No country in Europe managed to report a positive net growth in its insights industry in 2020. The only two countries that registered absolute positive growth, Lithuania and Turkey, saw their growth turn negative when factoring in inflation. The situation is expected to reverse with the data for 2021 (to be published in the upcoming edition of the Global Market Research report), with all the countries expecting to declare growth except for, again, Turkey.
The imperative to move to online methods of research created a feeling that the price of carrying out research projects is low. This impression, indirectly, sends a message to clients that the financial barrier required to set up an insights department on their own is now lower, adding to the pressures some full-service insights agencies were already facing, and much to the joy of self-service platforms and SaaS companies (and the ResearchTech sector at large).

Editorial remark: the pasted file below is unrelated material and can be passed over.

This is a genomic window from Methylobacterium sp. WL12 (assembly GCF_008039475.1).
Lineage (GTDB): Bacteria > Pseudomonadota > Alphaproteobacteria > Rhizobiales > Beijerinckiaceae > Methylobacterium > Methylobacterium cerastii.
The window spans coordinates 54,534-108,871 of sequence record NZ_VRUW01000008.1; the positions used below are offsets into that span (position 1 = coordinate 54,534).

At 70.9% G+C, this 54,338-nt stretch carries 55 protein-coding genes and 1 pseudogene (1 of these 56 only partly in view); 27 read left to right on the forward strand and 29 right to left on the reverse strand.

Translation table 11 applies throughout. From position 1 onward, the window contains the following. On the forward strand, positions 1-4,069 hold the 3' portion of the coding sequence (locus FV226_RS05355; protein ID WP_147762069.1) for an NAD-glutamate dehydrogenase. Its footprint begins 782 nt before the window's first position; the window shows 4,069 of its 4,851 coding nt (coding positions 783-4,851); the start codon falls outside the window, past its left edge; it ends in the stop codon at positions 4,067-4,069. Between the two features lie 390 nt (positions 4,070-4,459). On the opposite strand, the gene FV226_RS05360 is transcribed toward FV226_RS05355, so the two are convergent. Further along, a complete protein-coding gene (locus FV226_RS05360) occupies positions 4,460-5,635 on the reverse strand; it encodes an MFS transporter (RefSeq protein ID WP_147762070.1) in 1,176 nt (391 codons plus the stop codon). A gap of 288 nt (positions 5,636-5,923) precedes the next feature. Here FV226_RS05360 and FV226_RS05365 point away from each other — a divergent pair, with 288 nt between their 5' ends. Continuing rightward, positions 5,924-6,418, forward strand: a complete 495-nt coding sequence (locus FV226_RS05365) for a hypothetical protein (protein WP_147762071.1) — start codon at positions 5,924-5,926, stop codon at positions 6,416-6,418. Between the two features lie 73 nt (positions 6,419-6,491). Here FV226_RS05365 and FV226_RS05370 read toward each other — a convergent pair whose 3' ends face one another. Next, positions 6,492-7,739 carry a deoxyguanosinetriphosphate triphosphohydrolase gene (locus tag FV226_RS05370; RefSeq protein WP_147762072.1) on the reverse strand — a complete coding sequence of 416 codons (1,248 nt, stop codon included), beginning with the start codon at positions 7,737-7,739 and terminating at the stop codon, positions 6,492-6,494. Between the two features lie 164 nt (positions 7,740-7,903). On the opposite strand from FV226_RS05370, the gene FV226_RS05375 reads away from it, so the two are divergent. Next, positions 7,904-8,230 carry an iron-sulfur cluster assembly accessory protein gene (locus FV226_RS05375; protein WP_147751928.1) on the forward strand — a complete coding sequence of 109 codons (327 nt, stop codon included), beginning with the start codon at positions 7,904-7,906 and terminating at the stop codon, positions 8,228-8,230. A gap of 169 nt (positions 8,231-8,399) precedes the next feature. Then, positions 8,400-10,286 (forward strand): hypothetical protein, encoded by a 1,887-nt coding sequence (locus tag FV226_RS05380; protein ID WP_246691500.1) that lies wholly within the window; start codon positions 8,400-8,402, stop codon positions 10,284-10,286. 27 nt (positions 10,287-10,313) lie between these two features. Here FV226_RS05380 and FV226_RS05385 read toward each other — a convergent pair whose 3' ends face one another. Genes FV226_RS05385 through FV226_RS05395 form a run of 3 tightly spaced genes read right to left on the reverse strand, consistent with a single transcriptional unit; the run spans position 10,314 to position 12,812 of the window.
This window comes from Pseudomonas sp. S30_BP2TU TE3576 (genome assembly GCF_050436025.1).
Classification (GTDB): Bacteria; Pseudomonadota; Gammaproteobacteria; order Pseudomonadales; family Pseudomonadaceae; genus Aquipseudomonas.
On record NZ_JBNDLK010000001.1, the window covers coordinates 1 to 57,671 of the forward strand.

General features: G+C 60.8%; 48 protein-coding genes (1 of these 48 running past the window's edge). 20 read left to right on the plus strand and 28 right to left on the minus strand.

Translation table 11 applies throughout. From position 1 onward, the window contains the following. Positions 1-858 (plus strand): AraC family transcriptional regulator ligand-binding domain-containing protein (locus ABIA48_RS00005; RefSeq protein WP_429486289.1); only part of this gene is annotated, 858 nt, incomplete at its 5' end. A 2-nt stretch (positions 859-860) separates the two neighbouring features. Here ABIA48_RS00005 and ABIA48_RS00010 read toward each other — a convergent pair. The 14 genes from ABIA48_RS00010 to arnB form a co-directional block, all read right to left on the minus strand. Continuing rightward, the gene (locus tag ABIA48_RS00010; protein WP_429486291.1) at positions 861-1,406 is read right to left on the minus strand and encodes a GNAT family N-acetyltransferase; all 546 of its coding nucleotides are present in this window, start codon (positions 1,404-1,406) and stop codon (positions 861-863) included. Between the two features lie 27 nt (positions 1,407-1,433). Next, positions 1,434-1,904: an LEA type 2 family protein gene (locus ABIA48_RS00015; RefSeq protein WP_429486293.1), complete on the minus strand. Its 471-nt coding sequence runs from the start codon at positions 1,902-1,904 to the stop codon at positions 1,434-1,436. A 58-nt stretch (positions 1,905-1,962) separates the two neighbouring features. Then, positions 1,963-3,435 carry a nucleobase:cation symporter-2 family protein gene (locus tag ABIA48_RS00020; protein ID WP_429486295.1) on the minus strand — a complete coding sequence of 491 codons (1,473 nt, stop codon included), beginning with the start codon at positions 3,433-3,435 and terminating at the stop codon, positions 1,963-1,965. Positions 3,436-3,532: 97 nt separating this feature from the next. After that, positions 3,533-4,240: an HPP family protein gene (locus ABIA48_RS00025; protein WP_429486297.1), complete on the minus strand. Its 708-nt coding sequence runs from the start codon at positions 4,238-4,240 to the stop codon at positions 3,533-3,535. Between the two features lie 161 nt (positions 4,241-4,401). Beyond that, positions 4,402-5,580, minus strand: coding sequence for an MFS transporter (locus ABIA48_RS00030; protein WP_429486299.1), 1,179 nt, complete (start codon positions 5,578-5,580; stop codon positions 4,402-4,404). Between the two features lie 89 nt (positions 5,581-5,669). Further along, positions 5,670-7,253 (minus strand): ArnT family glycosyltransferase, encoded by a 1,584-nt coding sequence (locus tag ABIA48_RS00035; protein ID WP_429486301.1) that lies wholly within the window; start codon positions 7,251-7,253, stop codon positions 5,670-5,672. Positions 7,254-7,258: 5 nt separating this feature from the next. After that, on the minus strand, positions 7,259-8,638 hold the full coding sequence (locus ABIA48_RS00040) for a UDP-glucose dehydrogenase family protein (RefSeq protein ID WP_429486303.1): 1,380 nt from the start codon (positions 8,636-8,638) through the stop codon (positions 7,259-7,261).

Easier access to research, however, does not guarantee quality of the insights. Instead, as ESOMAR’s Users and Buyers Global Insights Study 2020 showed, it is now more important, as well as challenging, than ever to maintain online quality, which exposes the true mirage of lower costs; the old proverb that says “cheap now, expensive later” may still be very much in place.
The freezing of budgets was a last hardship that provoked an even-greater shift into remote and indirect methods of research in 2020. While lower prices (one of the findings of ESOMAR’s Global Prices Study 2021) imply that clients can obtain greater insight for the same price, the impact affects the human element (since this industry generally requires substantially fewer employees to function, albeit with oftentimes higher salaries), but also impacts upon quality measures, as maintaining online quality parameters is considerably more challenging than is believed.